Our previous discussion of instability conditions was related to a parcel of air ascending or descending through a layer of air that was at rest along the vertical. But sometimes there are situations when a layer of air, several hundreds of meters thick and thousands of kilometers in area extent, is forced to rise.
Such an extensive and thick layer of air may be moist in its lower part and dry in the upper part. Thus, an anomaly is produced in the vertical distribution of humidity. Such a type of uplift causes the air, which may be initially stable, to become unstable from the adiabatic effect on internal temperature-humidity conditions.
It presents a graphical illustration of the state of convective (or potential) instability. There is a deep layer of air in which the two points A and B represent the temperatures at particular elevations. The lapse rate is indicated by the sloping line AB.
Since air at A is more humid than that at B, after being displaced it reaches the condensation level sooner than that at B. The bottom of the layer cools at the dry-adiabatic lapse rate from 20°C at point A to 16.7°C at 950 mb level where it becomes saturated.
Further cooling carries the bottom of the layer from the condensation level to A along its seudoadiabat. It arrives at 700 mb at a temperature of 3.7°C. On the other hand, the top of the layer cools at the dry- adiabatic lapse rate from 17.5°C at 900 mb to 0″C at its condensation level at about 730 mb.
From this point upward the saturated top layer cools at the retarded adiabatic rate. It arrives at 600 mb level at a temperature of 8.3°C. Thus, after uplift the layer having the initial lapse rate AB has the new lapse rate A’B’ which is steeper than before.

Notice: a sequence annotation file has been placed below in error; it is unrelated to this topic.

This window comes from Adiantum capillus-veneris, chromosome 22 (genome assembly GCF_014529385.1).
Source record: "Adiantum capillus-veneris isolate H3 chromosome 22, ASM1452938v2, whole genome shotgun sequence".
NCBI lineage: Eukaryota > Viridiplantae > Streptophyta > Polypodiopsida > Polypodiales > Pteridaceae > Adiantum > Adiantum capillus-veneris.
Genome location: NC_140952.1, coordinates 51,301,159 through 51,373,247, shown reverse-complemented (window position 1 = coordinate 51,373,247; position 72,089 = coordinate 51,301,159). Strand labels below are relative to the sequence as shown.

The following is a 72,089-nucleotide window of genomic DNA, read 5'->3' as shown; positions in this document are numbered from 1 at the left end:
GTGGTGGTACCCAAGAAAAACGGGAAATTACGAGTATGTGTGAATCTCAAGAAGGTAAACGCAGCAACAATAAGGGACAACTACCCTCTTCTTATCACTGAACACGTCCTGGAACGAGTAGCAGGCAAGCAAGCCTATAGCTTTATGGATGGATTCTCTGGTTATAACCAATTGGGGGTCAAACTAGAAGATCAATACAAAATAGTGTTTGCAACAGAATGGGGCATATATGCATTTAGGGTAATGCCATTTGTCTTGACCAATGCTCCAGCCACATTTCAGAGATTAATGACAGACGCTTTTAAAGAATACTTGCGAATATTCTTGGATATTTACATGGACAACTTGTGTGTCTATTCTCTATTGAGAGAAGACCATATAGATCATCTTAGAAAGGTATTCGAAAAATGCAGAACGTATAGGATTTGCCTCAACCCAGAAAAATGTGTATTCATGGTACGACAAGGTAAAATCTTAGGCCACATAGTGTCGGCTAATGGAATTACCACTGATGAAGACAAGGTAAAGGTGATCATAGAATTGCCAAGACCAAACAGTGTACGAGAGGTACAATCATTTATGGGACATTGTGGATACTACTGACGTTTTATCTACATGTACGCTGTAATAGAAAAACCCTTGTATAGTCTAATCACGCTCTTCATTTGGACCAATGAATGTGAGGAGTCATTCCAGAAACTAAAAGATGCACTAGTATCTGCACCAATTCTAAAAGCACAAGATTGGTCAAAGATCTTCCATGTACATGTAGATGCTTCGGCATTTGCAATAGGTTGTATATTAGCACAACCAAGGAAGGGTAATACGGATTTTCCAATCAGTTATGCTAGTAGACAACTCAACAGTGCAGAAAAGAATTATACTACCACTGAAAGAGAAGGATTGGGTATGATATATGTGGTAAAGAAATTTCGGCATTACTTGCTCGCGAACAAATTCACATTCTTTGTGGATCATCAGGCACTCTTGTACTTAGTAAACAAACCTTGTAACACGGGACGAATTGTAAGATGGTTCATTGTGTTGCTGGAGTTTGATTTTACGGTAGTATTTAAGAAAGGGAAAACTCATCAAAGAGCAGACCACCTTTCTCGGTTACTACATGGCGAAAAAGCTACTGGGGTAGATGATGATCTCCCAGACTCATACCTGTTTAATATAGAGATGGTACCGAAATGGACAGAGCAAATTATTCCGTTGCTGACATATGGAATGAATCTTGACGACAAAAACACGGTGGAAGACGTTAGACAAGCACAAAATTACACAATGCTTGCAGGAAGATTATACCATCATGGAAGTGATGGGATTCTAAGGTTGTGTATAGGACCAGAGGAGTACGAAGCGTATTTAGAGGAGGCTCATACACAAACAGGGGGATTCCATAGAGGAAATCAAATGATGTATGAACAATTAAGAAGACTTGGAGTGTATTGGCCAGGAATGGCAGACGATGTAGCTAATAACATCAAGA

Hence, it may be concluded that, in general, saturation lifting decreases the stability even more than does the unsaturated lifting. The mechanism of convective instability is significant in the dynamics of weather conditions.
When convectively or conditionally unstable air masses, in which the surface layers are humid and the moisture content decreases with height, are lifted, there is heavy precipitation from cumulonimbus type of clouds.
Besides, convective instability in the layers of the atmosphere is a contributory factor in the formation of violent storms like tornadoes, thunderstorms and squalls etc.
Ross by made an extensive study of the various aspects of convective instability. According to him, this type of instability is produced in such layers of the atmosphere in which the equivalent potential temperature decreases with increasing altitude.